Excitement and apprehension. Parents and their college-bound child experience these conflicting feelings. On the one hand, there’s a sense of freedom and accomplishment. On the other hand, there’s a fear of failing and loss.
“The good thing is,” says Kevin McCarthy, “these feelings are normal and the transition is temporary.”
McCarthy, associate dean of students at North Central College, co-leads summer orientation sessions titled “What every parent needs to know.” He, along with Julie Carballo, director of North Central’s first generation programs, talk with parents about what students experience during their transition to college and what parents can do to support and help their child.
As students transition to college, they’re exploring several areas, McCarthy says. First, they explore their competencies. They wonder: Can I do this, do I fit in or will I make the team? They question their identity and autonomy and ask: Who am I and who am I away from my parents? And they examine their values: What is the right thing for me to do?
Carballo reminds parents they have an important role during their child’s transition. Parents can be encouragers by sending emails, texts and care packages, and by listening and speaking positive words, like “You can do it” and “We’re behind you.”
She also says to give their child space: “Let them know you respect and trust their ability to make independent decisions, and that you’ll advise when needed. Let them set the agenda for some of your conversations and know that it’s normal for them to seek your help one day and reject it the next.”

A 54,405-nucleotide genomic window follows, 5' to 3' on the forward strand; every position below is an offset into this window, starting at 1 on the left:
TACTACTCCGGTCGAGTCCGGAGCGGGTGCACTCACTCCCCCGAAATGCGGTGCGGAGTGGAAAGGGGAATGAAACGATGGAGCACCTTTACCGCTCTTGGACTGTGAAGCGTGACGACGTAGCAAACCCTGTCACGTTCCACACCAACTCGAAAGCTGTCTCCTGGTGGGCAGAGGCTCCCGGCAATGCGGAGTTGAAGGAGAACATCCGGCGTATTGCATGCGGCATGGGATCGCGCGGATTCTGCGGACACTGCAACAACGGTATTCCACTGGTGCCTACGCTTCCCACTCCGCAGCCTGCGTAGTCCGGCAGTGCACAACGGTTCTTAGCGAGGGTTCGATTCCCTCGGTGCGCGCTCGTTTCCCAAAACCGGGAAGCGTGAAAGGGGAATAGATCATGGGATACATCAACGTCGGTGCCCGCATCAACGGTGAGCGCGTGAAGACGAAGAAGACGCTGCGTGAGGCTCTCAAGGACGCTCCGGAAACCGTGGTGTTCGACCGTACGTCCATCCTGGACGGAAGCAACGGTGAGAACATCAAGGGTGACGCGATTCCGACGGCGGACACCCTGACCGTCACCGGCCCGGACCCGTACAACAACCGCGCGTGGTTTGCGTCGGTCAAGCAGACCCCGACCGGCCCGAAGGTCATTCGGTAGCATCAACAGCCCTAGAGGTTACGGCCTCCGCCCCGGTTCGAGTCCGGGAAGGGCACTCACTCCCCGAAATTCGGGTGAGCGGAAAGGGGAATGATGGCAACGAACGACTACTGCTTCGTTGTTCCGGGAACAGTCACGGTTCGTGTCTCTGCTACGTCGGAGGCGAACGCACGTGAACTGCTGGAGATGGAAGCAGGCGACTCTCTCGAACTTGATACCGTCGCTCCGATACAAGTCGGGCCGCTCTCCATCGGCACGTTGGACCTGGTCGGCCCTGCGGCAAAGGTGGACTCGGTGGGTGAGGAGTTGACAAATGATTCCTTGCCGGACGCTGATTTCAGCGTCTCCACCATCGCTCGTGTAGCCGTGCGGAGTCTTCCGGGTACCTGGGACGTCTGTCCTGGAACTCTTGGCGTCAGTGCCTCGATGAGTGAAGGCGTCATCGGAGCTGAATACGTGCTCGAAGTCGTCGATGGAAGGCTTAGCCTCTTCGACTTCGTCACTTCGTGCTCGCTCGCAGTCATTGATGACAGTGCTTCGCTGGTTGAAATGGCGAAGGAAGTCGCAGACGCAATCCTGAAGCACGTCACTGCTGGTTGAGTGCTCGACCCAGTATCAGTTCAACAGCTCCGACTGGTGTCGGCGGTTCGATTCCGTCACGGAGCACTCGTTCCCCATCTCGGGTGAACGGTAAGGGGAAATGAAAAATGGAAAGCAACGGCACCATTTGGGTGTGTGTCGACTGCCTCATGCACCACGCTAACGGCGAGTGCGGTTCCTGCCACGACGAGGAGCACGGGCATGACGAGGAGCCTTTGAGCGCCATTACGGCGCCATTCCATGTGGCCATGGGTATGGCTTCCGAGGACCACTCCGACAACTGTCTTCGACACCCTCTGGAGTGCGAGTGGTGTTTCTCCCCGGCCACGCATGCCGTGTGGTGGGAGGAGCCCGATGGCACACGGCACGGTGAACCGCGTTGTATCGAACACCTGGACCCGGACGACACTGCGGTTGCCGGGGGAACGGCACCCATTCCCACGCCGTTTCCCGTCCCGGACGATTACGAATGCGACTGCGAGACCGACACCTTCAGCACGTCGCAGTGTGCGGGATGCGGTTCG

Setting expectations is still important. “College is meant to be tough and they will be stretched in every way, mentally, socially, emotionally, physically, spiritually,” Carballo says. “Be clear that if they stumble and fall short of your expectations that you will always be available to help them problem solve any situation.”
Help them learn to help themselves. “This is our mantra,” says McCarthy. “Don’t fix their problems, help them brainstorm solutions.”
The duo also offers encouragement for parents. As families navigate their “new normal,” there’s a period of adjustment that’s needed, says McCarthy. “New boundaries are being formed, new patterns for how the relationship will work. There will be lots of trial and error in this phase, which can be very frustrating for parents and students.”
The final part of orientation for parents includes homework. They’re encouraged to discuss certain topics as a family before their child arrives on campus.
Those discussion topics include:
- Having a plan for academic success that includes class attendance, study hours, academic integrity, available tutoring options, connecting with professors
- Managing time and freedom
- Navigating new relationships
- Using social media
- Being involved on campus
- Making smart and safe decisions, especially concerning alcohol, drugs, sex. Regarding sexual misconduct, parents learn that all incoming students at North Central are required to take an online training module, which makes clear that the College does not tolerate sexual harassment, stalking, dating violence and sexual assault.
- Agreement on frequency and methods of communication between parent and child, access to grades and student information, and who to contact when help is needed
Bottom line: The transition to college for parent and child can be both unsettling and exciting. But with thoughtful preparation, support and guidance among all members, it can be smooth and successful.